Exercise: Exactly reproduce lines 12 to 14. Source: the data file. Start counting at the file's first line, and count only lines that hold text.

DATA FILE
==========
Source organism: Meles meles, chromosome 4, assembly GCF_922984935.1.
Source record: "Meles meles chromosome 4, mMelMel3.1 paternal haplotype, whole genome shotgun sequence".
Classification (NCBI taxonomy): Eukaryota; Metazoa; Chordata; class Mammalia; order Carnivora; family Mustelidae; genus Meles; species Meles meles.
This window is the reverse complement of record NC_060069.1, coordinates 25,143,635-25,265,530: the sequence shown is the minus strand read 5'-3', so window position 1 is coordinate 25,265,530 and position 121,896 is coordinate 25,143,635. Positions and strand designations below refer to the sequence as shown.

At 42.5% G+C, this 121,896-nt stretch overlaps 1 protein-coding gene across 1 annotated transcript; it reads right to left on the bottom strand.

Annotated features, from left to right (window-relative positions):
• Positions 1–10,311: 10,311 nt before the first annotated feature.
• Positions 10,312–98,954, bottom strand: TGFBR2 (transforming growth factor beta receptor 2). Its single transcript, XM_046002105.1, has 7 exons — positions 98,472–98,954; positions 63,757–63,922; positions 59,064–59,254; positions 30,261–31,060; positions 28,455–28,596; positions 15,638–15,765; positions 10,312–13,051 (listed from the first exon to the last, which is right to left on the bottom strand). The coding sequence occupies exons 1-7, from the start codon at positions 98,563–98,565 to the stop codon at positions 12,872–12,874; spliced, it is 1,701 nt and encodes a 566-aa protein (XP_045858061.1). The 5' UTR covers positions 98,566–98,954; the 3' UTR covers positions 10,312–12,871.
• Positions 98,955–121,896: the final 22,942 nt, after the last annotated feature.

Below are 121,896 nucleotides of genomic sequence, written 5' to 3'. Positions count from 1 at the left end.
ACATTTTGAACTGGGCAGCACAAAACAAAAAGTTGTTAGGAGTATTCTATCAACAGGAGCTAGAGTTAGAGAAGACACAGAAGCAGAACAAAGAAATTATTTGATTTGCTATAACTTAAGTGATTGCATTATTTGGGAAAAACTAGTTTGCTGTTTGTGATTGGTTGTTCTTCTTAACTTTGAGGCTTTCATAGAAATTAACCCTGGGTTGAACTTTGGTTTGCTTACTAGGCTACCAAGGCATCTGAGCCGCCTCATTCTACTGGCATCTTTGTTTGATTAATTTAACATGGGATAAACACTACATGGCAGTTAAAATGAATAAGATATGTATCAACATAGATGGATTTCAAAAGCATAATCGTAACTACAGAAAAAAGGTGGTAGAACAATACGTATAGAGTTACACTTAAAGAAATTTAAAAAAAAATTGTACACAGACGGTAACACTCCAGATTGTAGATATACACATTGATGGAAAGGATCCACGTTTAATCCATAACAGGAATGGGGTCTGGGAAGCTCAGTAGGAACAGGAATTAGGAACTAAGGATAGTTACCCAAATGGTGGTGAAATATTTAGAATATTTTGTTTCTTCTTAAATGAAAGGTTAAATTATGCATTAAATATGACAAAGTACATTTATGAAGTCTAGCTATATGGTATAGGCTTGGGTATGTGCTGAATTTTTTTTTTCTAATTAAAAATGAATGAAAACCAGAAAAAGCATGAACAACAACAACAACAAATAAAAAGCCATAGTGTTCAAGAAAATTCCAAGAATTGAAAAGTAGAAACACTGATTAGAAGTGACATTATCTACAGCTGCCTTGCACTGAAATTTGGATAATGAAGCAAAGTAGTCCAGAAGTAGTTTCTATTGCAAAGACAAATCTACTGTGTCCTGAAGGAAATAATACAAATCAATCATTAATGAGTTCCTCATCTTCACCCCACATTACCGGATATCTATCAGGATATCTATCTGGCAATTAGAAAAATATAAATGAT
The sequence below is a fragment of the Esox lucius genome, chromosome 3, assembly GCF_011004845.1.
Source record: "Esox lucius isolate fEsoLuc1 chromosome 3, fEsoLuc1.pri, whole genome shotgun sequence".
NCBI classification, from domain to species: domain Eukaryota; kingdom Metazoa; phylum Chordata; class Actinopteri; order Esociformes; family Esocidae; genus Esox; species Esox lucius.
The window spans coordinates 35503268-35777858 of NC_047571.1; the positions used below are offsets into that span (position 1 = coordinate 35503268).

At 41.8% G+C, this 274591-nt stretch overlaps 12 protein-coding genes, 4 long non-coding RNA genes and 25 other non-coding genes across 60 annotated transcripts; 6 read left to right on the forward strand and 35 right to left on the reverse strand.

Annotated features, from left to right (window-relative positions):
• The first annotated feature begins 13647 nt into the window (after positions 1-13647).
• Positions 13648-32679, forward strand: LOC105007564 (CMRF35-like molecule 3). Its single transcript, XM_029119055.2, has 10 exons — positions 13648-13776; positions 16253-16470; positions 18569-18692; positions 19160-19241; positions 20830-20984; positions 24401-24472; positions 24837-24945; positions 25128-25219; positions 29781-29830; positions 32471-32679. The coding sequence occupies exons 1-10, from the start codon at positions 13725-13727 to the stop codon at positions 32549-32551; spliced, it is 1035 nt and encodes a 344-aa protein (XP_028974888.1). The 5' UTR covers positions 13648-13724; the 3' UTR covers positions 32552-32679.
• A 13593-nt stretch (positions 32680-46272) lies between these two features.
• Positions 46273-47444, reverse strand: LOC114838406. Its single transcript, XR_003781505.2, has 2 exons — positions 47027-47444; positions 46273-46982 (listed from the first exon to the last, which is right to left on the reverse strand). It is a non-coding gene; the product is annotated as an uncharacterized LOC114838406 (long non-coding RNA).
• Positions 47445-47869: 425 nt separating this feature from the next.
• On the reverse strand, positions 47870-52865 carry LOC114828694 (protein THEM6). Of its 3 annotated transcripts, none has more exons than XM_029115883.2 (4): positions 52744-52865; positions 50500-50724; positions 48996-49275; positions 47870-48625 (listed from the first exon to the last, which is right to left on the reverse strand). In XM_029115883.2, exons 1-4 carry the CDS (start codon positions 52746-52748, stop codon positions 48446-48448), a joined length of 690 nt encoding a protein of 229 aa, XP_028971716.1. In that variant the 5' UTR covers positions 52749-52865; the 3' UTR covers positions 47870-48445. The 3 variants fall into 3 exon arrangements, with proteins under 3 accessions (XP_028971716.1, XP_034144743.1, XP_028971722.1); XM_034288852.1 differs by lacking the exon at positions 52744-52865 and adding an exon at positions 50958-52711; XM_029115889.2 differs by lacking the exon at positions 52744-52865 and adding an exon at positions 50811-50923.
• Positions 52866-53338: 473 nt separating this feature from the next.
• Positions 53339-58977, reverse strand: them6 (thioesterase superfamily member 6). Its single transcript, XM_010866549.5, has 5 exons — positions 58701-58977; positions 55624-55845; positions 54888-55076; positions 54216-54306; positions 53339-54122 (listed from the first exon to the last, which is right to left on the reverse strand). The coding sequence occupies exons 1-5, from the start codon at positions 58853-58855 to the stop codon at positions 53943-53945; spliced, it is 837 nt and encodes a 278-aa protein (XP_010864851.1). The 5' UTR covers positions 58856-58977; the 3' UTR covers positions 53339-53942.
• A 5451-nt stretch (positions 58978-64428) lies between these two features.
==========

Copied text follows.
The sequence below is a fragment of the Esox lucius genome, chromosome 3, assembly GCF_011004845.1.
Source record: "Esox lucius isolate fEsoLuc1 chromosome 3, fEsoLuc1.pri, whole genome shotgun sequence".
NCBI classification, from domain to species: domain Eukaryota; kingdom Metazoa; phylum Chordata; class Actinopteri; order Esociformes; family Esocidae; genus Esox; species Esox lucius.